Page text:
Atmospheric scientists have analyzed how the February near-total shutdown of mobility affected the air over China. Results show a striking drop in nitrogen oxides, a gas that comes mainly from tailpipes and is one component of smog.
Learning how behavior shifts due to the COVID-19 pandemic affect air quality is of immediate importance, since the virus attacks human lungs. The event is also a way for Earth scientists to study how the atmosphere responds to sudden changes in emissions.
“During the February 2020 shutdowns in China there was a large and rapid decline in nitrogen dioxide — an air pollutant largely associated with transportation — that is unprecedented in the satellite record,” said Michael Diamond, a University of Washington doctoral student in atmospheric sciences.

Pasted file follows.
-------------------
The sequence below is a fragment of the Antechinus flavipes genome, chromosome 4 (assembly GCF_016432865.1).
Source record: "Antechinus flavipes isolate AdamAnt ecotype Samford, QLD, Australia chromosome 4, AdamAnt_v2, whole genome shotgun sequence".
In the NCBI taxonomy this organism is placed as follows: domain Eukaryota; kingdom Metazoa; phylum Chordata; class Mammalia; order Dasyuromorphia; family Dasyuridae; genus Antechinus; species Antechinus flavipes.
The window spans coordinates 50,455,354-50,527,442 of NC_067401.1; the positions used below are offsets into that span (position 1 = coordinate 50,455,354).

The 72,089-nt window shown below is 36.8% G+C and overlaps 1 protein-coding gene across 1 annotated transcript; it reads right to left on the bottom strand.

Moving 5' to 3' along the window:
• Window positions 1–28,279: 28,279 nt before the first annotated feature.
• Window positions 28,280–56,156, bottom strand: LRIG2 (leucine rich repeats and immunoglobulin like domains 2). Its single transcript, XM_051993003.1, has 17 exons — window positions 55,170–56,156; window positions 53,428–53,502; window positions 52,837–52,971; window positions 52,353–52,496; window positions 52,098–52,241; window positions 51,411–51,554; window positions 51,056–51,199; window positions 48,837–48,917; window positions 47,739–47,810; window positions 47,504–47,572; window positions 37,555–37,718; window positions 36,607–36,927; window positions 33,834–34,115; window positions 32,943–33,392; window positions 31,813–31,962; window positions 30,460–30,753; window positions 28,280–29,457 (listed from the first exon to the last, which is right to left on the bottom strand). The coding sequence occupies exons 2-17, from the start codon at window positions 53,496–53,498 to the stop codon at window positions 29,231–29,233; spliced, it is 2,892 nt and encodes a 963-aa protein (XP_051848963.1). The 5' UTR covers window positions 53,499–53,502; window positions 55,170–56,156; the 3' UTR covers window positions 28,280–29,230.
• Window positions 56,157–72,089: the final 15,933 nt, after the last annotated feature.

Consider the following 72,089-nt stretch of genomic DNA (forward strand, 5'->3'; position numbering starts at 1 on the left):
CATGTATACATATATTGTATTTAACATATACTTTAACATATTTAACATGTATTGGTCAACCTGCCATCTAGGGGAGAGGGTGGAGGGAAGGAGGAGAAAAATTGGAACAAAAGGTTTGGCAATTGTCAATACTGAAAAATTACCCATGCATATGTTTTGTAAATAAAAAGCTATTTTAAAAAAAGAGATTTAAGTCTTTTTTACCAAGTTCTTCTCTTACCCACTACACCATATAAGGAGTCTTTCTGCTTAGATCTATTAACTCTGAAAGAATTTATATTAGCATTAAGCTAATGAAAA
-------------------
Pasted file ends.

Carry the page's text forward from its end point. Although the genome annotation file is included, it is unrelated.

“On the other hand, our analysis shows no dramatic changes in the total amount of aerosol particles in the atmosphere, or in cloud properties. This suggests the immediate climate-related impacts from the shutdown are negligible,” Diamond said.
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